Your Guide to Seattle’s Coolest Spray Parks, Wading Pools & Beaches

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We’re not sure who’s more excited about Seattle’s spray parks, splash pads and wading pools re-opening this year—parents or kids. But we’re so glad they are! After a year off, wading in and splashing around is back on for Seattle families. Here’s what you need to know about Seattle’s free water play areas, including what’s open (and what’s not), so you can plan your best summer ever. Now we just need to sun to cooperate too!

Lindsay Engler

Seattle Splash Pads & Spray Parks

With longer hours than wading pools and the perk of being open rain or shine (spray parks only close in the case of thunder and lightning), spray parks are a summer must. This year, the city has plans to open six spray parks from June 26, 2021 through Labor Day (read on for details); there's a possible seventh opening (at Pratt Playground) in the works. Bring the kids any time between 11 a.m. and 8 p.m. to get their splash on. Check here to view the Seattle spray park and wading pool map and get updates. And remember...some spay parks are activated by a push button!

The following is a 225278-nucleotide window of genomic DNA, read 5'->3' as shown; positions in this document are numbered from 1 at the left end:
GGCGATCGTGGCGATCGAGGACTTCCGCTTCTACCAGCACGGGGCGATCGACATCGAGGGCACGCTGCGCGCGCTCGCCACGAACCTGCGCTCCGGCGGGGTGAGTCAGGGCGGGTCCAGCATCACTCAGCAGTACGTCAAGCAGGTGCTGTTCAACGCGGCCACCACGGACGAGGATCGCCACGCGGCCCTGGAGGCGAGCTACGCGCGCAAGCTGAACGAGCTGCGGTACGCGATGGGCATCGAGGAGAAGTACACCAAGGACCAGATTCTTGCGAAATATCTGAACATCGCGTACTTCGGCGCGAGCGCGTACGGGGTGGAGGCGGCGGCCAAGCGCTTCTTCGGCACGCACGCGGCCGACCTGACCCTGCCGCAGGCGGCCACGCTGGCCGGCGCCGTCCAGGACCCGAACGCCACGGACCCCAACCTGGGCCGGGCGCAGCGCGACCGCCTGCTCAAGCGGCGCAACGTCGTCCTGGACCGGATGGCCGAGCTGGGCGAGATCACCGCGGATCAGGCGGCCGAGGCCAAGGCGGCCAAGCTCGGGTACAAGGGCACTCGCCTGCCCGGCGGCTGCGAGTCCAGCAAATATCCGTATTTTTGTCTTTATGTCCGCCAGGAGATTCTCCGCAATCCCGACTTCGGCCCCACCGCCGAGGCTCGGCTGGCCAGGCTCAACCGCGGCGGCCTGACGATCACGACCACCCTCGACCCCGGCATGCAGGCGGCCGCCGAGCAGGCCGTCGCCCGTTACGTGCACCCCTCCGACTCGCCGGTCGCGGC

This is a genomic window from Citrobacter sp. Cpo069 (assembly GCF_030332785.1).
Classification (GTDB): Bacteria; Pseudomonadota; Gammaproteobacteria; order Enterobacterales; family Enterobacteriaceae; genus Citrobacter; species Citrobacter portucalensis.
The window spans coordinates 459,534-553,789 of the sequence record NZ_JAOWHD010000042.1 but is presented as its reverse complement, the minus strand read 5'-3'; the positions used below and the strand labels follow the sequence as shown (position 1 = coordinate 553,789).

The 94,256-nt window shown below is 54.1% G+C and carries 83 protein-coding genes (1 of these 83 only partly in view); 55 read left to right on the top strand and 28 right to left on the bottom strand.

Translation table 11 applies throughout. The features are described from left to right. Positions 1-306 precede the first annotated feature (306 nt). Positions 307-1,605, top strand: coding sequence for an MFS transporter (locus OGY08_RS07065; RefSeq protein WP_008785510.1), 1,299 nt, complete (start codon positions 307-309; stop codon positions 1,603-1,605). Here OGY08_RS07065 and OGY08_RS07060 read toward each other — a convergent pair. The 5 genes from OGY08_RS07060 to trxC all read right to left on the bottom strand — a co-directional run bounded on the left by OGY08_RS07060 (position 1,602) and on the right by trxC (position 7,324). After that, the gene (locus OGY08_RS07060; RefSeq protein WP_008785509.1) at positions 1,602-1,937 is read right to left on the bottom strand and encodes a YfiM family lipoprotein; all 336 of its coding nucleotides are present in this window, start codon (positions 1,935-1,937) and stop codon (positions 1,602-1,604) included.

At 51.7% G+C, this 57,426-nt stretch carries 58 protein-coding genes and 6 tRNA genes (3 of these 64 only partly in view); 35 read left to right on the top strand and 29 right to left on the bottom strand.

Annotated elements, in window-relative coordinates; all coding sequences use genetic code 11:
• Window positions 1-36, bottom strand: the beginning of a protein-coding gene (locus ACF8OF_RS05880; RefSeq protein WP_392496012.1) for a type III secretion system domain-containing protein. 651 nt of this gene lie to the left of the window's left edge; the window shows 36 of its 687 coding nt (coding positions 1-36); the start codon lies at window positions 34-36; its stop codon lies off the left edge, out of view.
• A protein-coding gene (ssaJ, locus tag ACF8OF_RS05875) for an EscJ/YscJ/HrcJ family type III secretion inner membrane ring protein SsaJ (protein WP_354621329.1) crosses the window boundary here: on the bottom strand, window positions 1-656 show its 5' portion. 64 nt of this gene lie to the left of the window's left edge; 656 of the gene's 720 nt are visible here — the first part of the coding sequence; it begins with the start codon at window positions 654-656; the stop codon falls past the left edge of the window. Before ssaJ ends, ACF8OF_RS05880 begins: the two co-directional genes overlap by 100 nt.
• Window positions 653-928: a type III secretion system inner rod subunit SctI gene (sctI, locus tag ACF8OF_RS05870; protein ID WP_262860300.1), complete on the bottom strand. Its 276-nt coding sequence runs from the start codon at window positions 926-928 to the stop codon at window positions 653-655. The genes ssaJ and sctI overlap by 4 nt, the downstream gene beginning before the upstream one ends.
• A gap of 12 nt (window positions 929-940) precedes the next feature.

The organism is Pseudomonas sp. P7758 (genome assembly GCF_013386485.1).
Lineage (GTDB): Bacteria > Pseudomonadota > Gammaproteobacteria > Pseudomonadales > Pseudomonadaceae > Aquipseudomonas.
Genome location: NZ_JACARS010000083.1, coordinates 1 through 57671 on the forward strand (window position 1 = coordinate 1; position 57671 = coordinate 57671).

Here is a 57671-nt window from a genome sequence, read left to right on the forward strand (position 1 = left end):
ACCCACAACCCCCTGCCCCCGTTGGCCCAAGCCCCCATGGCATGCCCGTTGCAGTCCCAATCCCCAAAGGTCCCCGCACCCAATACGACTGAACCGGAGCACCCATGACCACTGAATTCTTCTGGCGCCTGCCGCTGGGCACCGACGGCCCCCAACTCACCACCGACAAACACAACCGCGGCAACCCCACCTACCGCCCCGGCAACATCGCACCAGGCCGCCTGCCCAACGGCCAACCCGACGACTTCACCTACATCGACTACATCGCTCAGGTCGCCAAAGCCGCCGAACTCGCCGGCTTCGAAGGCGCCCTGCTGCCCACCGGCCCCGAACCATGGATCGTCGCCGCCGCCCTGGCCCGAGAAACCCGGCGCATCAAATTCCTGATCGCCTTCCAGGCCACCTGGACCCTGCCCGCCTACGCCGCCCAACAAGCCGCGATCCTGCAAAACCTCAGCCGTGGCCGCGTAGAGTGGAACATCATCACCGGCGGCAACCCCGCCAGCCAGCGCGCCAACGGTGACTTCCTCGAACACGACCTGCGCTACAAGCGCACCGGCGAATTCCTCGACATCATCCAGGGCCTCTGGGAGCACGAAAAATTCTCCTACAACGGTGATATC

Allison Sutcliffe

Beacon Mountain Spray Park at Jefferson Park
If you need a park with a view and plenty of other things to do, hit up the splash park at Jefferson Park. This jewel of Beacon Hill is perfect for smaller tots and has lots of space for parents to soak up some rays and catch vistas of downtown and the Olympic Mountains. Plus, there's two zippy tube slides next to the spray park for even added fun.

3801 Beacon Ave. S.
Seattle, WA 98108

Highland Park Playground
After closing its wading pool in 2008, this lovely park reopened in 2013 with a new and vastly improved spray park in lieu of its old wading pool and received a face lift in 2017. If your kids stop hopping through the water spouts long enough, they’ll note the fun (and scientifically accurate) planetary theme.

1100 S.W. Cloverdale St.
Seattle, WA 98106


Allison Sutcliffe

International Fountain at Seattle Center 
Perhaps the most famous, and certainly the largest, fountain in Seattle, the International Fountain in the heart of Seattle Center is a showstopper for sure. Built in 1961 for the World’s Fair, the fountain has choreographed musical numbers with jumping jets of water that surprise even the most nimble of water lovers. Maybe this will be the summer when your kiddos (and you?) finally touch the silver dome in the center of the fountain without getting a face-full of water? For a quieter fountain experience nearby, also try out the Fountain of Creation just northeast of the International Fountain in Seattle Center.